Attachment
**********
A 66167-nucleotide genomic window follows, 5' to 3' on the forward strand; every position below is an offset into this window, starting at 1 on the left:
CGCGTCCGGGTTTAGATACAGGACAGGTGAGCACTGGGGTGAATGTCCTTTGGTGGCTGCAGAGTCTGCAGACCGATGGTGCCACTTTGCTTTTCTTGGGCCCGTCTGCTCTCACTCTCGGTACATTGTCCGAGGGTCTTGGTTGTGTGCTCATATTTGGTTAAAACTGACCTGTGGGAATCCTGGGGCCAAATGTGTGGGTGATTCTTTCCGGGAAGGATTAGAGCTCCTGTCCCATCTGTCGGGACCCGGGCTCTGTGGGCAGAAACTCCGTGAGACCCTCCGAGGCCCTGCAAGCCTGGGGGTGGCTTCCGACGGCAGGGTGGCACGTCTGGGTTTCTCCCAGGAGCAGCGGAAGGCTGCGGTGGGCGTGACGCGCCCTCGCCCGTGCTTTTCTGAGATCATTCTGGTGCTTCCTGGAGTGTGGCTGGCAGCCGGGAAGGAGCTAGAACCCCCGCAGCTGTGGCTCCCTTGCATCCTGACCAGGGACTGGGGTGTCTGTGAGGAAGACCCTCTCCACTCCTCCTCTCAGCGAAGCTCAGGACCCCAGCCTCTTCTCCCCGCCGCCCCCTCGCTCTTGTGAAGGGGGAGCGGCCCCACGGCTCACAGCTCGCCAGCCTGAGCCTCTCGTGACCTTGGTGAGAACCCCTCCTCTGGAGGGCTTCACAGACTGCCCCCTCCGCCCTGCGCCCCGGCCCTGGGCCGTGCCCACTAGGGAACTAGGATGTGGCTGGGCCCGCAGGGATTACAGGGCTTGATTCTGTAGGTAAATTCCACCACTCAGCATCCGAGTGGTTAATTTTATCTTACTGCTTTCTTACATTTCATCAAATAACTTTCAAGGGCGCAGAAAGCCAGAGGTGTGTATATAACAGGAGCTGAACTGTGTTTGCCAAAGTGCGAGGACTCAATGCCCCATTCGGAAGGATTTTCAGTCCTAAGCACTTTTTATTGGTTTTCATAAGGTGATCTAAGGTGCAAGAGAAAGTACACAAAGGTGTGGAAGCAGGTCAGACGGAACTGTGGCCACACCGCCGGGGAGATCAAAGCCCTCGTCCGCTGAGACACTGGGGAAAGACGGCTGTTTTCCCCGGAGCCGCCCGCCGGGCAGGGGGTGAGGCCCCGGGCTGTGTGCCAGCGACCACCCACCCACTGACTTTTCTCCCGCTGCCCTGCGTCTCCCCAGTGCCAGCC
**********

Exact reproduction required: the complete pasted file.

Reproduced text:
A 66167-nucleotide genomic window follows, 5' to 3' on the forward strand; every position below is an offset into this window, starting at 1 on the left:
CGCGTCCGGGTTTAGATACAGGACAGGTGAGCACTGGGGTGAATGTCCTTTGGTGGCTGCAGAGTCTGCAGACCGATGGTGCCACTTTGCTTTTCTTGGGCCCGTCTGCTCTCACTCTCGGTACATTGTCCGAGGGTCTTGGTTGTGTGCTCATATTTGGTTAAAACTGACCTGTGGGAATCCTGGGGCCAAATGTGTGGGTGATTCTTTCCGGGAAGGATTAGAGCTCCTGTCCCATCTGTCGGGACCCGGGCTCTGTGGGCAGAAACTCCGTGAGACCCTCCGAGGCCCTGCAAGCCTGGGGGTGGCTTCCGACGGCAGGGTGGCACGTCTGGGTTTCTCCCAGGAGCAGCGGAAGGCTGCGGTGGGCGTGACGCGCCCTCGCCCGTGCTTTTCTGAGATCATTCTGGTGCTTCCTGGAGTGTGGCTGGCAGCCGGGAAGGAGCTAGAACCCCCGCAGCTGTGGCTCCCTTGCATCCTGACCAGGGACTGGGGTGTCTGTGAGGAAGACCCTCTCCACTCCTCCTCTCAGCGAAGCTCAGGACCCCAGCCTCTTCTCCCCGCCGCCCCCTCGCTCTTGTGAAGGGGGAGCGGCCCCACGGCTCACAGCTCGCCAGCCTGAGCCTCTCGTGACCTTGGTGAGAACCCCTCCTCTGGAGGGCTTCACAGACTGCCCCCTCCGCCCTGCGCCCCGGCCCTGGGCCGTGCCCACTAGGGAACTAGGATGTGGCTGGGCCCGCAGGGATTACAGGGCTTGATTCTGTAGGTAAATTCCACCACTCAGCATCCGAGTGGTTAATTTTATCTTACTGCTTTCTTACATTTCATCAAATAACTTTCAAGGGCGCAGAAAGCCAGAGGTGTGTATATAACAGGAGCTGAACTGTGTTTGCCAAAGTGCGAGGACTCAATGCCCCATTCGGAAGGATTTTCAGTCCTAAGCACTTTTTATTGGTTTTCATAAGGTGATCTAAGGTGCAAGAGAAAGTACACAAAGGTGTGGAAGCAGGTCAGACGGAACTGTGGCCACACCGCCGGGGAGATCAAAGCCCTCGTCCGCTGAGACACTGGGGAAAGACGGCTGTTTTCCCCGGAGCCGCCCGCCGGGCAGGGGGTGAGGCCCCGGGCTGTGTGCCAGCGACCACCCACCCACTGACTTTTCTCCCGCTGCCCTGCGTCTCCCCAGTGCCAGCC